Ellen Handler Spitz

Ellen Handler Spitz explains the recent surge of interest in classic folk stories

The last five years have witnessed a wave of significant new fairy tale books. In a recent article published in the New Republic, Honors College Professor Ellen Handler Spitz explains why the fascination with classic fairy tales still exists even as the world continues to change.

“The core of fairy tales seems to reach deeper—well beyond the delights and shocks caused by improbable events…towards a species of raw, non-contingent honesty and authenticity,” Spitz wrote. “It is through the sharply-focused lenses of psychology, particularly those of child development…that we can parse some whys and wherefores of our irresistible draw into these enchanted realms.”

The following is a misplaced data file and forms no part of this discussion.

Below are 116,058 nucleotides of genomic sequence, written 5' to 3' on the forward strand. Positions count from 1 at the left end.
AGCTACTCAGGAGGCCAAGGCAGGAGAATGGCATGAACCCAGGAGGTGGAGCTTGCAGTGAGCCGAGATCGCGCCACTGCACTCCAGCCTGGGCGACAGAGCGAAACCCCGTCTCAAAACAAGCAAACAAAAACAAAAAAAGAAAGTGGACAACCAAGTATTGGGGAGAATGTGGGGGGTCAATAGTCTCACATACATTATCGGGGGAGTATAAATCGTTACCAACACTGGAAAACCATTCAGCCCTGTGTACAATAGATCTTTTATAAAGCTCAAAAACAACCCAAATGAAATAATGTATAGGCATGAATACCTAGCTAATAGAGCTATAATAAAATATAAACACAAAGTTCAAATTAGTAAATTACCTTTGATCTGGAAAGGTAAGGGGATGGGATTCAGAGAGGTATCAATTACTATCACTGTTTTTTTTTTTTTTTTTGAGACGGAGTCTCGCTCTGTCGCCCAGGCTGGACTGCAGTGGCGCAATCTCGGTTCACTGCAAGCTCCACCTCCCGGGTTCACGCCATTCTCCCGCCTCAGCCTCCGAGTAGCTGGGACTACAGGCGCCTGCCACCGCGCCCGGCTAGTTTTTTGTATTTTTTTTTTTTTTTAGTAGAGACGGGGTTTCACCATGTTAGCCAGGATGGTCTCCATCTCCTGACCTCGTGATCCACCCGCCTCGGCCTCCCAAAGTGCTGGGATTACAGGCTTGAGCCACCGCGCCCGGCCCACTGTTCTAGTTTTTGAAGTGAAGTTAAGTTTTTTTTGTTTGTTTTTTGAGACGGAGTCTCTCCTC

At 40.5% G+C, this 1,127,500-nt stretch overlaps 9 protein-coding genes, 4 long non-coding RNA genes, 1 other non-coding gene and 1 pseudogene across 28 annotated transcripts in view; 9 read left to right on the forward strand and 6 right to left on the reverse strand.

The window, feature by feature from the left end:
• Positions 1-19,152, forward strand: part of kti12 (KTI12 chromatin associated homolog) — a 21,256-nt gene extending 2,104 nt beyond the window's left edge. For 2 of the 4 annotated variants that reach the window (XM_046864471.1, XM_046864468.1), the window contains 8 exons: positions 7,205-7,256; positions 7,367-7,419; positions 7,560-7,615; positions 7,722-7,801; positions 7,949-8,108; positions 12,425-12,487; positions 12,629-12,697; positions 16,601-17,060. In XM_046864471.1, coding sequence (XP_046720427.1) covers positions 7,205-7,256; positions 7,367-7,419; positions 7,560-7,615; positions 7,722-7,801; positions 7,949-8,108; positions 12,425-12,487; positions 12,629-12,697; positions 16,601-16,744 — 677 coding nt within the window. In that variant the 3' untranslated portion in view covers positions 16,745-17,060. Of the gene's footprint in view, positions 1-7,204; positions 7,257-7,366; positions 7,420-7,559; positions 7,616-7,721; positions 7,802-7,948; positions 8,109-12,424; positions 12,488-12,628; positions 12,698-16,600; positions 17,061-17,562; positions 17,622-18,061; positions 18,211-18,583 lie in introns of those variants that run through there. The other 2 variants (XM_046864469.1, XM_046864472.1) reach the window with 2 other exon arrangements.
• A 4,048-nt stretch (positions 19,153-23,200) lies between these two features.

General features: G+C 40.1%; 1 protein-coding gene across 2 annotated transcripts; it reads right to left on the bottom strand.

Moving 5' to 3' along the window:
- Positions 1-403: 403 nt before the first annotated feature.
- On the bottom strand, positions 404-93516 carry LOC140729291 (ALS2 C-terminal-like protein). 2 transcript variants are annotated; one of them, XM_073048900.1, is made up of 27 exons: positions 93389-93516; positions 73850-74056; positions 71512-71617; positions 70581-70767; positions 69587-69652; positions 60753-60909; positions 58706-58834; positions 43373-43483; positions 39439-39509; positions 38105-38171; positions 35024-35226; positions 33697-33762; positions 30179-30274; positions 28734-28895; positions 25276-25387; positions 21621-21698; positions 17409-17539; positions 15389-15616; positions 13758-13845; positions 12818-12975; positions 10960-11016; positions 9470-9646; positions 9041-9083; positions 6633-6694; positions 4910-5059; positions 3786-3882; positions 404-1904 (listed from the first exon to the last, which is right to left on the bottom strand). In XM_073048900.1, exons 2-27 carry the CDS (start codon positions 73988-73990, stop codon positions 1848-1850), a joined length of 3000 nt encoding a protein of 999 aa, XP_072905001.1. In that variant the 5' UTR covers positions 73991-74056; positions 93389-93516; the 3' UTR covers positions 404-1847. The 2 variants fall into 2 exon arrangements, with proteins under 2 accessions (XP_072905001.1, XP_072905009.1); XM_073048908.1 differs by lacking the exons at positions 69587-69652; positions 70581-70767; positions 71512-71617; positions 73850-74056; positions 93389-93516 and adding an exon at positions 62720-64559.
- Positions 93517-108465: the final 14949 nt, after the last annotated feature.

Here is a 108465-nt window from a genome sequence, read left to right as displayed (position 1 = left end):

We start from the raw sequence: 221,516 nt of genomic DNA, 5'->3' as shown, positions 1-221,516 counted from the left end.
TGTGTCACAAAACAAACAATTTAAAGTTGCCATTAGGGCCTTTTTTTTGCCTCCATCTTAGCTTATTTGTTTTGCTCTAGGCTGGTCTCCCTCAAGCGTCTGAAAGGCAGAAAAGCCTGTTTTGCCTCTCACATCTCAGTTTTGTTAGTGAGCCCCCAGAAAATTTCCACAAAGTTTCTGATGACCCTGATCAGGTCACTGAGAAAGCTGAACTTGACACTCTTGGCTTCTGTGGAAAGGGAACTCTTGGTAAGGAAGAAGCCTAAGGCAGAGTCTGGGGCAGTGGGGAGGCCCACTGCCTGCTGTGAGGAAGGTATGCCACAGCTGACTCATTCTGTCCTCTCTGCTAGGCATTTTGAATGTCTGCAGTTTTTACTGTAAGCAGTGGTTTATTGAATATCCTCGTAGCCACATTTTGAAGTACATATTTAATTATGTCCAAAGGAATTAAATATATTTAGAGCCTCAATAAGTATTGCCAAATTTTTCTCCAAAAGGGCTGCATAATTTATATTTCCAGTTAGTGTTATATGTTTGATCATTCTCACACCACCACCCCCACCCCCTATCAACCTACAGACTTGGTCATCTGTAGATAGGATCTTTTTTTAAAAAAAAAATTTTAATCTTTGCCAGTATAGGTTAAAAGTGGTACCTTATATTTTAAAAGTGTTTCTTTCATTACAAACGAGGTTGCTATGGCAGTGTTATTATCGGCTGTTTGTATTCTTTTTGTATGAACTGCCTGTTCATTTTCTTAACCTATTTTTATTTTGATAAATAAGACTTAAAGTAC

Using several examples, Spitz examines the ability of fairy tales to spark imagination and nostalgia, especially when looked at through the lens of a childhood development perspective.

“Fairy tale carries us back to this primordial kind of attention, the attention we gave the world when everything was ‘for the first time.’ In earliest childhood, noticing and remarking matters most…If, by the term ‘psychological,’ we mean relevance for mental life in its entwined cognitive and affective functioning, we are right to invoke it here, for fairy tales speak directly and indirectly to the psyche. They stimulate rainbows of feeling, insatiable curiosity, and inexhaustible searches for meaning.”

Read Spitz’s full article “The Irresistable Psychology of Fairy Tales” on the New Republic website. Spitz is the author of six books on the arts and psychology and her most recent research focuses on children’s aesthetic lives. Read more about her work on the Honors College website.

Image: Ellen Handler Spitz reads to children as part of the Program on Child, Family, and Community Development in Sewanee, Tennessee.